JANE LUBCHENCO, Oregon State University, Corvallis
PAMELA MATSON, Stanford University, Stanford, California
LISA SHAFFER, Scripps Institution of Oceanography, La Jolla, California

NRC Staff

PETER SCHULTZ, Program Director
VAUGHAN TUREKIAN, Staff Officer
SHARROD PERRY, Project Assisiani

• The consultants were instrumental in formulating the committee's inicial approach to the report and provided advice to che committed throughout the writing process.

Acknowledgments

This report has been reviewed in draft form by individuals chosen for their diverse perspectives and technical expertise, in accordance with procedures approved by the NRC's Report Review Committee. The purpose of this independent review is to provide candid and critical comments that will assist the institution in making its published report as sound as possible and to ensure that the report meets institutional standards for objectivity, evidence, and responsiveness to the study charge. The review comments and draft manuscript remain confidential to protect the integrity of the deliberative process. We wish to thank the following individuals for their review of this report

RICHARD GOODY, Harvard University
EAMON KELLY, National Science Board
DEBRA KNOPMAN, Progressive Policy Lostitute
THOMAS MALONE, North Carolina State University
SUSAN SOLOMON, National Oceanic and Atmospheric Administration
WARREN WASHINGTON, National Center for Atmospheric Research
ROBERT WHITE, Washington Advisory Group

Although the reviewers listed above have provided many constructive comments and suggestions, they were not asked to endorse the conclusions or recommendations not did they see the final draft of the report before its release. The review of this report was overseen by Robert Frosch, Harvard University, appointed by the NRC's Report Review Committee, who was responsible for making certain that an independent examination of this report was carried out in accordance with institutional procedures and that all review comments were carefully considered. Responsibility for the final content of this report rests entirely with the authoring committee and the institution.

Preface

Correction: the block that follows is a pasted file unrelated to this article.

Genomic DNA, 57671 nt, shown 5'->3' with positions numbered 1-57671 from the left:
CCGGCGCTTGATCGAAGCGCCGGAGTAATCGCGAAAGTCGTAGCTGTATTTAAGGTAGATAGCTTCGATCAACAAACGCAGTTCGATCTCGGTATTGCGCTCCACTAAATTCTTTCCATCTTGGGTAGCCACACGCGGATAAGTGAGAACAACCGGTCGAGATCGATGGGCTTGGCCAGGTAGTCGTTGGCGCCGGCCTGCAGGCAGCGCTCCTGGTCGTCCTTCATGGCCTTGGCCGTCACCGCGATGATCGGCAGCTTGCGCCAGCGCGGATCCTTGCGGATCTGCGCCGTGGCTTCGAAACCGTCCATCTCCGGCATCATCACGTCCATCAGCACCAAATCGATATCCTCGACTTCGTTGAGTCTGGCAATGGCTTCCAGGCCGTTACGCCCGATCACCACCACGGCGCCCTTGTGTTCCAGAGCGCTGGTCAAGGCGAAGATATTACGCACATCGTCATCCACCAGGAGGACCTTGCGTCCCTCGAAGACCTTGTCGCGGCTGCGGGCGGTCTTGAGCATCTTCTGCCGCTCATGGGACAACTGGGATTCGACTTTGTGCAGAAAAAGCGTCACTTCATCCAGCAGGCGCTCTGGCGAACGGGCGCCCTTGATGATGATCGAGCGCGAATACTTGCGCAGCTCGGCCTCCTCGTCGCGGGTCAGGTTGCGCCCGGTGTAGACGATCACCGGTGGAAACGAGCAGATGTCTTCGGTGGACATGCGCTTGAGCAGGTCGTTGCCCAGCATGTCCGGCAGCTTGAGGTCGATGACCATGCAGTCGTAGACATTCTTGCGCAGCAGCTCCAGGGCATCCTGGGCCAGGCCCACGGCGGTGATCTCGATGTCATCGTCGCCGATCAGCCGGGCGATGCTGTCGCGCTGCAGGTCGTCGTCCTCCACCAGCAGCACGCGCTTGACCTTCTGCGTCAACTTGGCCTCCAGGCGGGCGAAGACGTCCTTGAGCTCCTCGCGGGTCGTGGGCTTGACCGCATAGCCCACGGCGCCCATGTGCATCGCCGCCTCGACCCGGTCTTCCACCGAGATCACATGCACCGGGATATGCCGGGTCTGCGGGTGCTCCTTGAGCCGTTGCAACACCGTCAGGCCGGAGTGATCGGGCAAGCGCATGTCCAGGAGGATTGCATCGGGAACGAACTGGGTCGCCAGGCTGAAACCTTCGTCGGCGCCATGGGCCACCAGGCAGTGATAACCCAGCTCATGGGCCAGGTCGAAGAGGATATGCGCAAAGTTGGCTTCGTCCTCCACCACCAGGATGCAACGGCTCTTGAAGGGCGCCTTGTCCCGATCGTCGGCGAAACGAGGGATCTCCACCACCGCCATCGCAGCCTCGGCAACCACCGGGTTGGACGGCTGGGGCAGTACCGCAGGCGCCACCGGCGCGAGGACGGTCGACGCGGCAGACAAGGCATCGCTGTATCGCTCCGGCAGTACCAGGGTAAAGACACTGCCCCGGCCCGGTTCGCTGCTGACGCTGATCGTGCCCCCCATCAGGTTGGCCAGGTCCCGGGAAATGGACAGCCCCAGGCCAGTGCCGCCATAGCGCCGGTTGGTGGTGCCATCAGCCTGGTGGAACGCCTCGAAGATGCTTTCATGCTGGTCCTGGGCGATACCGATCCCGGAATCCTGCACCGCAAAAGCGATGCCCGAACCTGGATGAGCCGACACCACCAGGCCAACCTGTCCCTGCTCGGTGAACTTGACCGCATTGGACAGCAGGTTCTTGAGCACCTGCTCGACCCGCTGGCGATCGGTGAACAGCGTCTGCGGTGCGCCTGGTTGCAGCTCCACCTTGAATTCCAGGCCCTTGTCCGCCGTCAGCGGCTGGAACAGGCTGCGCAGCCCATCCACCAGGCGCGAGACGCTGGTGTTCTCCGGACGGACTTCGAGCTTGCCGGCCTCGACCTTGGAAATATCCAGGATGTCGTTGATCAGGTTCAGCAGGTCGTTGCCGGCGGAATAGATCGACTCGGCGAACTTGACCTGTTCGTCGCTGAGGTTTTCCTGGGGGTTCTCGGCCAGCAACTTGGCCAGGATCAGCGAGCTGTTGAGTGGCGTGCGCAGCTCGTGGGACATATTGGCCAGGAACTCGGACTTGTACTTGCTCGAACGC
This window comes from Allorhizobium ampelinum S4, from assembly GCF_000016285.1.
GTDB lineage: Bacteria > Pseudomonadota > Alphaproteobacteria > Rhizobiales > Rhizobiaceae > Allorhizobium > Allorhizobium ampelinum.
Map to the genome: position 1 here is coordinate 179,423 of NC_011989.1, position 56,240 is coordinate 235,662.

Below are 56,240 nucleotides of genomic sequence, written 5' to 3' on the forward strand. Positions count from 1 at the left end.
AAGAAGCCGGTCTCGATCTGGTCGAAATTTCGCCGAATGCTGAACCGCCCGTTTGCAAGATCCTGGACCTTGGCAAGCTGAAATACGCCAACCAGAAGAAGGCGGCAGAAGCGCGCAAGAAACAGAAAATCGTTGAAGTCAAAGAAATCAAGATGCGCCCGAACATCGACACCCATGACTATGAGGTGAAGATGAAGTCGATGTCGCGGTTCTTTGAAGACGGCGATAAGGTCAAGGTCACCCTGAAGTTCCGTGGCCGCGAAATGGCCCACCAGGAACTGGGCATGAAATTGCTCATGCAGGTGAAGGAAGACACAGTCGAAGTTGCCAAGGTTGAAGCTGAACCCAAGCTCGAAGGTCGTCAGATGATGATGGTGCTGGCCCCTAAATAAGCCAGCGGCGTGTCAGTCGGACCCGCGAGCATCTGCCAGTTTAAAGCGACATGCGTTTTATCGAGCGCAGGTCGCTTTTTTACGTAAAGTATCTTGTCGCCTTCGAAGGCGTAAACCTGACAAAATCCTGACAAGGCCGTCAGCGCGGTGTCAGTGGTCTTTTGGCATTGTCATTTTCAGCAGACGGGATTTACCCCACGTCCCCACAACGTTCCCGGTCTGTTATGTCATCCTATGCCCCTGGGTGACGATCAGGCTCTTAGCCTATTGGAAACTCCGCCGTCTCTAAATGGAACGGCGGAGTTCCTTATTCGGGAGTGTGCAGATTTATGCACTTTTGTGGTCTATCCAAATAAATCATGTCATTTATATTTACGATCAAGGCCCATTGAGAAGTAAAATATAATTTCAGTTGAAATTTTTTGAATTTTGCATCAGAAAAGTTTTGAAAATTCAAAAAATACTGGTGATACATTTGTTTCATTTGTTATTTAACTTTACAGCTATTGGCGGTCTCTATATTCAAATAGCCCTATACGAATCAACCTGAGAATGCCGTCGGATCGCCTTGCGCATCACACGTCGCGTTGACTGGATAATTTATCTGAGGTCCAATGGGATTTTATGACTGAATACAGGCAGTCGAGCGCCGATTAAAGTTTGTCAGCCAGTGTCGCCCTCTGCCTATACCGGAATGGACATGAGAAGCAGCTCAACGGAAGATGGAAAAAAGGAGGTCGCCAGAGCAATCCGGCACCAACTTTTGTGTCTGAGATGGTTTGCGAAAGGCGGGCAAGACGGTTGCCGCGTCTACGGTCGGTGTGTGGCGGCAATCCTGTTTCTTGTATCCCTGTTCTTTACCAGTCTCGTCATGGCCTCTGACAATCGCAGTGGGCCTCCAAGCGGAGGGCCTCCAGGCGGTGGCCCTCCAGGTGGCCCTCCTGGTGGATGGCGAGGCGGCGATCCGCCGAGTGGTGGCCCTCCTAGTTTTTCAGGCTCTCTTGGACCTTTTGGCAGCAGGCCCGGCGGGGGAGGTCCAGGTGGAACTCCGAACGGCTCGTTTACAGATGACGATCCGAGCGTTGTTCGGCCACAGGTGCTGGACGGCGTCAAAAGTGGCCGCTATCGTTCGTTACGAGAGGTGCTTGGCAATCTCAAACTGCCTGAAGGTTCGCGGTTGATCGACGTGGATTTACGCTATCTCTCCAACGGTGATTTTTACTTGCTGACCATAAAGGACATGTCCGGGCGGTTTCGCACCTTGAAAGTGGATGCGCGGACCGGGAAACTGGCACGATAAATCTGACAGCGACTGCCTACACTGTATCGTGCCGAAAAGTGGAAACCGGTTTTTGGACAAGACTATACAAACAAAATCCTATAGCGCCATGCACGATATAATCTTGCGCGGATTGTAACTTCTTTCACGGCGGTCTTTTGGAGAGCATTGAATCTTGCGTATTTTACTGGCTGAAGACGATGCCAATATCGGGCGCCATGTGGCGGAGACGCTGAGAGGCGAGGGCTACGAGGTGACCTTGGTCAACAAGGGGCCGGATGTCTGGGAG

The National Research Council (NRC), the National Science Board (NSB), and many other planning bodies have worked to identify the scientific understanding needed to foster a productive relationship between society and the environment. Three recent reports, themselves syntheses of many other studies, are useful guides to the state of knowledge and the requirements for future progress. Global Environmental Change: Research Pathways for the Nest Decade, produced by the NRC's Committee on Global Change Research, summarizes che past 10 years' accomplishments of global change research and proposes a strategy for global-scale research in the next 10 years. In this context, global change research attempts to improve understanding of those natural and human-induced changes in ecosystems, the atmosphere, and the oceans that are appreciable at the global scale. Our Common Journey: A Transition Toward Sustainability, a report of the NRC's Board on Sustainable Development, presents a strategy for the research needed to more closely link the evolving scientific agenda of global change research, addressed in the Pathways report, with growing social concerns for progress toward a transition to environmentally sustainable development the reconciliation of society's developmental goals with its environmental limits over the long term. The comprehensive challenge is to meet the needs of a larger global population, substantially reduce hunger and poverty, and sustain the environmental support systems and biological diversity of the planet. Meeting this challenge will require closer, more interactive linkages between those who create new knowledge through natural and social sciences research, together with technology development, and those who use that knowledge in direct support of decision making and management. Completing this survey is Environmental Science and Engineering for the 21" Century. This is a strategic analysis by the NSB of orientation, organization, and funding of the research enterprise that will be necessary to meet the challenges explored in the NRC reports and other recent analyses.

This report, The Science of Regional and Global Change Putting Knowledge to Work, is intended to promote a dialogue between the scientific community and the government officials who will lead our nation in the coming years. Part I is a brief description of the challenges and proposed responses needed from the highest levels of the government. Part II provides more detailed discussion and is directed to agency-level issues and responses. Part III is a detailed bibliography that lists many of the specific reports on which the views outlined here are ultimately based.

nges in

Charles F. Kennel, Chairman Committee on Global Change Research